About NCCU Academics Admissions Athletics Campus Life Giving Research

$1 Million NSF Award will Examine Free-Radical Molecules

National Science Foundation grants also provide NCCU students with real-world experience under faculty supervision.

North Carolina Central University (NCCU) received a $1 million Excellence in Research grant from the National Science Foundation (NSF) to investigate the behavior of free-radical molecules, which play a role in human inflammatory diseases.

The NSF grant was awarded to principal investigator John Bang, M.D., Ph.D., director of the Environmental Health program in the Department of Environmental, Earth and Geospatial Sciences.

“Studies about free-radical mechanics eventually will be able to give insight about how we should approach treating inflammation induced illness and diseases, such as Alzheimer’s or Parkinson’s diseases,” Bang said.

Bang will be working with co-investigators Darlene Taylor, Ph.D., an NCCU chemistry professor, and researchers from two other institutions to examine the interactions between free radicals and nanomaterials.

Free-radical molecules in the human body are known for their potentially erratic behavior and disruptive effects on cellular structures, reproduction and other vital functions of various organs and tissues. Yet, they also have a positive impact by helping the immune system battle microbial infections and abnormal cell behavior. 

“The National Science Foundation has made a significant investment in our university’s research efforts, which are being expanded to complement the excellent teaching environment that the university has long been known for,” said Provost Felicia Nave, Ph.D. “In collaboration with other higher education institutions, this project will bring together experts in nano-science research and related fields, creating a new synergy for discovery.”

The NSF-funded research will help provide a better understanding of free-radical reactions involving engineered nanomaterials, specifically carbon nanodots, Bang said. 

“We hope to improve fundamental understanding of the mechanistic connection between the physicochemical characteristics of the nanoscale materials and their potential as antioxidants for different types of oxidizing materials,” he explained.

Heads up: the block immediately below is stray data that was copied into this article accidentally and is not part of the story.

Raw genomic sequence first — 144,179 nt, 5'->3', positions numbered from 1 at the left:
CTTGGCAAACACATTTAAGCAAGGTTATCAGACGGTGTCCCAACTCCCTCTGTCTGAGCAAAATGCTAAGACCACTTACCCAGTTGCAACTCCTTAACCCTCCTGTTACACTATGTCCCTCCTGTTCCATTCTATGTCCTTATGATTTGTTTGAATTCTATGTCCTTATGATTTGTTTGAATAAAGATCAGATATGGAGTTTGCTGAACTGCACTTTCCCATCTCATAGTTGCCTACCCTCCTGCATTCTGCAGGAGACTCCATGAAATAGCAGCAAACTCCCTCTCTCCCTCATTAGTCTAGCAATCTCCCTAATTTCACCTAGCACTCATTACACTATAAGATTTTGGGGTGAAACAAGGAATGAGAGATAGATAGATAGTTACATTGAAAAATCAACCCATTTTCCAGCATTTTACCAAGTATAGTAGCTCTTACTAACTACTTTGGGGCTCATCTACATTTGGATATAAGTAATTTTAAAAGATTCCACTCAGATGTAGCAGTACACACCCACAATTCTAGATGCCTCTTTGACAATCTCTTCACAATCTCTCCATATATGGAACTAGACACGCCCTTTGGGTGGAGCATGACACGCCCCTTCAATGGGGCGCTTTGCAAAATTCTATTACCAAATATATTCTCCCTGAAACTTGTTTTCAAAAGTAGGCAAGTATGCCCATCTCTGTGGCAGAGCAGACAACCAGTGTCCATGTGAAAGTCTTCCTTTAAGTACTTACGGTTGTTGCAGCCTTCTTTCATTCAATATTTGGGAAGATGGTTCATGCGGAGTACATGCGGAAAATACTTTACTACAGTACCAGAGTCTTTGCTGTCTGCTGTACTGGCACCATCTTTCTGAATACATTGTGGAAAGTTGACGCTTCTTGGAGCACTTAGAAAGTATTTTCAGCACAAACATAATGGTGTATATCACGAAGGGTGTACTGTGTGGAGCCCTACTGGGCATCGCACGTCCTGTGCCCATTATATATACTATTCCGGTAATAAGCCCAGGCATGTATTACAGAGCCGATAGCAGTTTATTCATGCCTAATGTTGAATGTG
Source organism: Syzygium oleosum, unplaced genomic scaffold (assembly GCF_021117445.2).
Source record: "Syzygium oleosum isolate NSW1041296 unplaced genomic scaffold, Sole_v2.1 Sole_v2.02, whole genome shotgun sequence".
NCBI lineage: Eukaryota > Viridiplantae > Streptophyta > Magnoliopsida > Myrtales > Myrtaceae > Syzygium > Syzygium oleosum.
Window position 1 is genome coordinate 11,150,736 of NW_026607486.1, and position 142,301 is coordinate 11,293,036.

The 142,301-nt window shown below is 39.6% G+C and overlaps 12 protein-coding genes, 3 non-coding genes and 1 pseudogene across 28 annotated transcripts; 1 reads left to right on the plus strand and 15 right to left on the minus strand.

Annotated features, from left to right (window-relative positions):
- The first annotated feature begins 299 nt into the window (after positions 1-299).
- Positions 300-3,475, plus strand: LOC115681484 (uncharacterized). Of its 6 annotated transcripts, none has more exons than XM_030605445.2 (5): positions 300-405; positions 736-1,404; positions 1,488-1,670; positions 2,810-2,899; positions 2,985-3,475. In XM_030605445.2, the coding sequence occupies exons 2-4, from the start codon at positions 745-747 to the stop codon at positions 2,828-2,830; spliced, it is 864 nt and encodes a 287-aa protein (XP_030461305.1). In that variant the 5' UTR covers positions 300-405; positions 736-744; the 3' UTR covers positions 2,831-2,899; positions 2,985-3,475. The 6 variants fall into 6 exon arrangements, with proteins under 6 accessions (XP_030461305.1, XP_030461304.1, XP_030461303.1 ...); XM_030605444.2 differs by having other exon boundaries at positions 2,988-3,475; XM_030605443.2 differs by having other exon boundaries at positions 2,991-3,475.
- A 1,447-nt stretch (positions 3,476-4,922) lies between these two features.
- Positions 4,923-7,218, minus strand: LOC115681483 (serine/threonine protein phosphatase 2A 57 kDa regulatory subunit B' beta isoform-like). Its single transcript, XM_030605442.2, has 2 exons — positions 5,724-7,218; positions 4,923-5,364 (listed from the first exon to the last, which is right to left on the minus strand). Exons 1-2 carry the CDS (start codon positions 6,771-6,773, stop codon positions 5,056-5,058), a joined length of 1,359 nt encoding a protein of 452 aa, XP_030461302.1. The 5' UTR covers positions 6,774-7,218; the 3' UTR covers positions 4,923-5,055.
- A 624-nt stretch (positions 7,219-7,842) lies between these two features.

Free-radicals are created by unpaired electrons and often induce additional reactions with cells and create inflammation that can alter or damage cell DNA, proteins and the cell membranes, among others, Bang said.

Nanomaterials with antioxidant potential have certain advantages in minimizing the negative impacts of free radicals because their size provides an increased surface area for quicker reaction times and greater effects than larger molecules of a similar mass. 

Other scientists working on the project include Bijoy Dey, Ph.D., a computer engineering professor at Claflin University in Orangeburg, SC, and Jianjun Wei, Ph.D., from the Joint School of Nanoscience and Nanoengineering with North Carolina A&T State University and University of North Carolina at Greensboro in Greensboro, North Carolina. 

Published: Thursday, January 17, 2019
by Senior Writer and Editor, Renee Elder
See All NCCU News

Spread the Word

Post this story on Facebook
Tweet It

Get More News

  • See All NCCU News
  • Searchable Archives
  • Campus Echo, NCCU's perennially Award-Winning Student Newspaper
  • See Today's Top Story
  • Or,  
NCCU complies with Title IX of the Education Amendments of 1972, which prohibits discrimination on the basis of sex in all programs and activities (including sexual harassment and sexual violence) in the University's educational programs and activities. For additional resources or to file a Title IX complaint, visit the NCCU's Title IX webpage.
© 2019 North Carolina Central University 1801 Fayetteville St., Durham, NC 27707